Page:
Faculty Examples

This page is reserved for tips and suggestions from you. If you’ve found a way for your students to make progress in your course despite missed class meetings–whether due to illness, bad weather, travel, or other circumstances–we encourage you to share your ideas with your colleagues. Please email us a brief description of what you did along with some reflections on how well it worked, and we will post these to the Continuity web site.

Use of Zoom on the First (Virtual) Day of Class

This fall I had a conflict on the first day of classes and had to be away from campus, so I planned pretty early in the summer to hold the first day of class via Zoom. I never would have thought it would be a good tool to use in a situation where I didn't know any of the students, and the students didn't know one another, but it actually turned out to be a great way of starting the class off on a good foot.

Using Zoom for an Appalachian Lit class

I just finished using Zoom with my Appalachian Lit class (ENG 188-01). There was more participation in this one as I invited them to take a few minutes and find a passage that supported a statement I gave them: "The eastern Kentucky mountain character Gertie Nevils in The Dollmaker by H. Arnow sees buying the Tipton Farm as a paradise of possibilities. Find passages that demonstrate how she shows good use of land and resources that fit into the theme of sustainable farming that we have seen in this novel and prior texts."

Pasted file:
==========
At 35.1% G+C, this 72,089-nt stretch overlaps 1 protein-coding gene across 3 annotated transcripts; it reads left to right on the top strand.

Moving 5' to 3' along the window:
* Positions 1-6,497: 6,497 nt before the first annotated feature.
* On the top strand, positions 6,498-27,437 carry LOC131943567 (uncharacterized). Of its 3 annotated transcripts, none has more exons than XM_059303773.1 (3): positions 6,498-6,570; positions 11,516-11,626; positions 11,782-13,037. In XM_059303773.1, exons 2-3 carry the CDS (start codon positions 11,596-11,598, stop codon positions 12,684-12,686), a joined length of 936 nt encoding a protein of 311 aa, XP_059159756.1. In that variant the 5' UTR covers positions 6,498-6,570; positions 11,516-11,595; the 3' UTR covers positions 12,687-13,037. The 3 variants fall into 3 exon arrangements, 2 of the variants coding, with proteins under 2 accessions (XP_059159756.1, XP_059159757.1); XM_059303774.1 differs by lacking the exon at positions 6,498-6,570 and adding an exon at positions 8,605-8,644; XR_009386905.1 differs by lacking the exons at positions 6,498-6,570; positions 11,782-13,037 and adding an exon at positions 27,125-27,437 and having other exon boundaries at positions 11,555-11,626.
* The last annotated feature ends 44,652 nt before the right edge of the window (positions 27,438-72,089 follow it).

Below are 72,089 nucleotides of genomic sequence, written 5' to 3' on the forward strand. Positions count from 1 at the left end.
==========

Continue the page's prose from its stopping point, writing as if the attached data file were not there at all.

Discussing Milton via Skype Chat

I was willing to try Skype chat because I know and trust the students in my graduate course. I knew, for example, that they would be understanding if the whole conversation turned out to be a total flop. To my surprise and delight, discussion turned out to be useful and illuminating.

Blogging through the Snowstorm

I now teach all my courses with an on-line component which amounts to a co-authored blog through WordPress. The course is a blend of the old and new, of course, but we blog together all semester long with I posting weekly class blogs and the students providing research blogs/comments. During the recent storm we did not miss a beat. Class kept meeting on-line as research blogs were posted and commented upon. We could have done even more if the forced recess had continued for another day or two. I also used the class e-mail function of Blackboard in this process.